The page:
That’s the point of why I explained how YouTube has its own takedown mechanism as being important here. None of those requests appear to get logged as web page takedowns, which are what will be used for the coming penalty.

    That’s the heart of all of this, and I think you don’t grasp the importance, sorry.

  • DocSheldon

     Agreed. I’d be surprised if YouTube doesn’t receive more than 682 requests in a single month! But as Danny says, that’s not the real point. Why do takedowns count against other properties, but not against a Google property?

  • Alan

    Thats nice

  • VengaMooo

    Sounds like one heck of a plan to me dude. Wow.

  • robthespy

    Freedoms have been erroding For as long as I can remember.

    What freedoms specifically are you so passionate about? A publicly traded company’s freedom to steal content and profit from it?

    Their freedom to bypass users explicit security settings?

    Their freedom to use the data collected from you for anything they decide to do now and in the future?

    America- F. Yeah!

    Oh, Google operates in over 60 other countries…so get over yourself.

  • Arrby

    I have been steadily filtering Google out of my life. I greatly regret not pursuing, more aggressively, some way (which means someone with more tech knowhow than myself) to set up Thunderbird. Gmail is all of Google that I now permit on my pc – willingly. I will resume my filtering efforts as they apply to this company which certainly knows how to do evil carefully. They, like murderous corporatocracy governments (including the big one whose president gets a kick out of murdering people with nifty high tech toys), are all about a form of law & order. It’s law and order that is controlling and for the benefit of parasites rather than about actual law and order that normal people would welcome.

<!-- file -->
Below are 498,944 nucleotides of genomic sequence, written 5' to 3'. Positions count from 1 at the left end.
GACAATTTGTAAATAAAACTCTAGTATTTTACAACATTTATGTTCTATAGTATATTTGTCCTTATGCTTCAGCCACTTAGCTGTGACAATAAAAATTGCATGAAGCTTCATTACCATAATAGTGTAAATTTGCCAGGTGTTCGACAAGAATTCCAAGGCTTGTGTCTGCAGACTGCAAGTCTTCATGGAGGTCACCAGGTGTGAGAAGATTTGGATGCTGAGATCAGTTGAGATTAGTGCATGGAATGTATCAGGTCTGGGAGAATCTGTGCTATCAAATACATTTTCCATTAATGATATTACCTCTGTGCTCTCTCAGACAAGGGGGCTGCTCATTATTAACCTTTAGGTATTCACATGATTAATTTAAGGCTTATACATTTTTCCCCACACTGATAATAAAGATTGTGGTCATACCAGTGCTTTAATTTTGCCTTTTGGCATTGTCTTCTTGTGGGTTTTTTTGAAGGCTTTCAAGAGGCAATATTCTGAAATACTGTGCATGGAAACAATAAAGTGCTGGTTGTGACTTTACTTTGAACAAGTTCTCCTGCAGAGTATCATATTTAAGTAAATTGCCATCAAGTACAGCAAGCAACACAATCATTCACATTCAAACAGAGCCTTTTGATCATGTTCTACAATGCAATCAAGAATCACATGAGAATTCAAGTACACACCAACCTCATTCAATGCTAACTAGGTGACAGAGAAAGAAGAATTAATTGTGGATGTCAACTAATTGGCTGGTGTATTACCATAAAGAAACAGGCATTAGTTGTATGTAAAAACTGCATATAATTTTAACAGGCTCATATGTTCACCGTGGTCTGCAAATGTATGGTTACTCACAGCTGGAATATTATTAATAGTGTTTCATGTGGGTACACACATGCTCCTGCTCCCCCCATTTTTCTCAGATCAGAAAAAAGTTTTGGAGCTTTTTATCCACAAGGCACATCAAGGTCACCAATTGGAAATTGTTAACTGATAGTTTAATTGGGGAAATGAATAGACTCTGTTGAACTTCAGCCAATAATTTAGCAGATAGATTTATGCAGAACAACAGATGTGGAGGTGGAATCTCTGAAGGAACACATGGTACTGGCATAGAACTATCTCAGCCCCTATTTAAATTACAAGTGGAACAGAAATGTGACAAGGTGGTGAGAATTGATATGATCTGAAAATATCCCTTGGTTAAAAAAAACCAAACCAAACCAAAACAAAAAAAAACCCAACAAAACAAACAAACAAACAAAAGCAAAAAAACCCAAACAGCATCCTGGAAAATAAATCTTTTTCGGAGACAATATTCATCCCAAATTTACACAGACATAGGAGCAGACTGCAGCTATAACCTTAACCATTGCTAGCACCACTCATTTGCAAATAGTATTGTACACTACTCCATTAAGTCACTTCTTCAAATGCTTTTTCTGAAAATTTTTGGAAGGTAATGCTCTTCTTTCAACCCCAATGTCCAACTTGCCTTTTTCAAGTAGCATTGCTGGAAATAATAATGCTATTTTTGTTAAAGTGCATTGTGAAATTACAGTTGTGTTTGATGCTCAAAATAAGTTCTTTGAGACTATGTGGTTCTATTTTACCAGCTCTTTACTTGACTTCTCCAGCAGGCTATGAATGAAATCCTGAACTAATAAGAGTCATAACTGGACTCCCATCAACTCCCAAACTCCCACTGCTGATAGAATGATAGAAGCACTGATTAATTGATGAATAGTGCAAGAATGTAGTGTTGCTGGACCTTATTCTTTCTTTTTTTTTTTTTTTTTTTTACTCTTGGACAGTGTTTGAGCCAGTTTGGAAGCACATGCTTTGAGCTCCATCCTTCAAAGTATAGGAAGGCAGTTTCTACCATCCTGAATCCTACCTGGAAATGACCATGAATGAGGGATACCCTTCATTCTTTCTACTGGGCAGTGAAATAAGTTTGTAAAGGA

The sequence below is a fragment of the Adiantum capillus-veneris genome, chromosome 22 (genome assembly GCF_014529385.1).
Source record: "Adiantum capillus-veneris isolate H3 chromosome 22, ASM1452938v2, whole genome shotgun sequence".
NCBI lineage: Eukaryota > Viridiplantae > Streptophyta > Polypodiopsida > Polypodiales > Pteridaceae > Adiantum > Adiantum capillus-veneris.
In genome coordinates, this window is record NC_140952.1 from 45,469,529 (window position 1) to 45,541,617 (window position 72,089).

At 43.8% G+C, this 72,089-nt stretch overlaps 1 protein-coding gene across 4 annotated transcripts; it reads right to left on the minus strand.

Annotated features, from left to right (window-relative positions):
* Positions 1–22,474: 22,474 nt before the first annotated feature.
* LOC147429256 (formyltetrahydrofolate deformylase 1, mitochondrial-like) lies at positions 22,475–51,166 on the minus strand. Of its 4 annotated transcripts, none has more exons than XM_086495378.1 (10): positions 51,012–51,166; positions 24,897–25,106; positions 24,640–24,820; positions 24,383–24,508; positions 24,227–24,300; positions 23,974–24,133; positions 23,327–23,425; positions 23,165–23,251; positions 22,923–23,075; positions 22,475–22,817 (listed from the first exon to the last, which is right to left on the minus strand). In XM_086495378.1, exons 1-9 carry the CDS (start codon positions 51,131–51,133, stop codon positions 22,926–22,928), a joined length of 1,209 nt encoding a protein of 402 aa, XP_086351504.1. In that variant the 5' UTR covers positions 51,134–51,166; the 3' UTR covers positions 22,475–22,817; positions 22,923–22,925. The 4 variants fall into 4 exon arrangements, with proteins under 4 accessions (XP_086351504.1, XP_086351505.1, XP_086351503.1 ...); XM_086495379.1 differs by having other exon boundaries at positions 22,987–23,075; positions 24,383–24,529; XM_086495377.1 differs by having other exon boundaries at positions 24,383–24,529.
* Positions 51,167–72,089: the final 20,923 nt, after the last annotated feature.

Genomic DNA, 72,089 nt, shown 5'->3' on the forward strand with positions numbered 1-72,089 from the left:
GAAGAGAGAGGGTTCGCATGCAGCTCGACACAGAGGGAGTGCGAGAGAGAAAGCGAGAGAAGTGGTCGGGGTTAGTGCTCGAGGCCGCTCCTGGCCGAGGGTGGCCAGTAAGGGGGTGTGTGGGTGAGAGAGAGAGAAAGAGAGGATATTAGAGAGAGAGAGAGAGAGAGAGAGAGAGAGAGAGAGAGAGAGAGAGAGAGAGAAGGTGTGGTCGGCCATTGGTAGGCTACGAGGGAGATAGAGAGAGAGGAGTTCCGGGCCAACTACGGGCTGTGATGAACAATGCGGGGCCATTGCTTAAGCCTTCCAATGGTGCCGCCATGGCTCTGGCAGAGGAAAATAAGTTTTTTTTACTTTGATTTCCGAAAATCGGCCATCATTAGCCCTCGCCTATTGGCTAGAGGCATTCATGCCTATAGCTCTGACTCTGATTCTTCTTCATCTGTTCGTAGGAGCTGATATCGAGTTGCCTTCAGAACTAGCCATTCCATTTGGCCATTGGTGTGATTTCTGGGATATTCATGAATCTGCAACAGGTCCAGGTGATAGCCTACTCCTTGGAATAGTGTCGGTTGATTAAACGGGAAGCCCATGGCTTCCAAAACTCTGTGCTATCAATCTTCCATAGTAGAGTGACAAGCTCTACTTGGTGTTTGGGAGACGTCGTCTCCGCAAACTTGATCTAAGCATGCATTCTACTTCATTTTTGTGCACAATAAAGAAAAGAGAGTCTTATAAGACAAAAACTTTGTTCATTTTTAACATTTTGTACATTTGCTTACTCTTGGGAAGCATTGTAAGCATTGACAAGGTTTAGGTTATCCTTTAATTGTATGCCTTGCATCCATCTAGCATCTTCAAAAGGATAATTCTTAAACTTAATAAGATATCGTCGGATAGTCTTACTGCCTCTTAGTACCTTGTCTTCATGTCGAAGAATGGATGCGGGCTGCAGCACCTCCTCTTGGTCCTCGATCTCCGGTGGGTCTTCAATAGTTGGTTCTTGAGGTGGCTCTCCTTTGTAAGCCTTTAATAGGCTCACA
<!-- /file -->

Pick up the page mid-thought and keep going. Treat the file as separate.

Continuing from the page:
• Josh Alexander

    Great news for video Marketers

  • Jordan Meeter

    Why does Google continually take these actions? Why can’t they just be the unbiased third party who promotes frequently demanded and linked content to the top and push down irrelevant  spammy stuff? Why not just stay out of it?

  • Isaac Hayes

    doesn’t Google own YouTube

  • Danny Sullivan

    Yes. That’s why the opening paragraph says, “Google’s own YouTube.”

  • drWho2728

    Yes, I agree that the total number of takedown requests for youtube content must be much higher than 682, but those numbers are requests sent to Google search.

    My point is that other video hosting sites have mechanisms for takedown (though maybe not as sophisticated as youtube’s) e.g. or

  • Neal Lehman

    Its not stealing when you volunteer your information.  There are many other search options, also the option to not use the internet  Stealing is taking something without consent….

  • robthespy

    I’m referring to content being posted to YouTube without permission.

  • rt

    Google’s motto: Do know evil!

  • Durant Imboden

    Aren’t YouTube results fed into the SERPs in a different way than third-party sites are, just as results for Maps, News, etc. are? In other words, aren’t they blended into the “Web” results with a “Universal Search” algorithm, rather than being served up from the main index?

    If that’s the case (and I believe it is), it stands to reason that factors used in the main index’s search algorithm wouldn’t affect YouTube results.

  • Danny Sullivan

    Yes, they might appear via Google Video though Universal Search, as I covered above. And, as covered above, this again means that there’s a type of immunity, because other video sites that appear that way still get reported as “web search” issues.

  • Durant Imboden

    Well, there’s no reason why YouTube or Blogger *should* be treated like other sites, because they’re owned by Google and Google can deal with infringements at the account level (which isn’t the case with third-party sites).

  • robthom

     French people.

  • robthom

    I miss Altavista.

  • robthom

    Gmail was the first thing I got rid of 6 months ago when google tried to force me to tie it to my pre-existing youtube account.

    I’ll still use youtube without signing in to rip mp3′s from video’s.

    Unfortunately I’ve also still been tied to google search engine for deep internet searching,
    but now I’ll be actively looking and hoping for an alternative.

  • Arrby

    I have no ability to assess (in any special capacity) Ixquick, but that’s what I’ve been using for a while. As while, I have (finally) begun browsing in ‘private browsing’ mode, which is easy enough to do. I have no doubt that corporatocracy governments can cut through any of that locked door approach, but it’s all one can do – until we crush fascism. Again.

  • Alan

    I do also. Site with most keywords spammed in title tag wins!!!

  • Daniel Petroski

    Wow a surprise reaction from a Frenchie. Big shock, you socialist douchebag.

  • Pierre Gardin

    I heard your mum ask after you, Internet terror.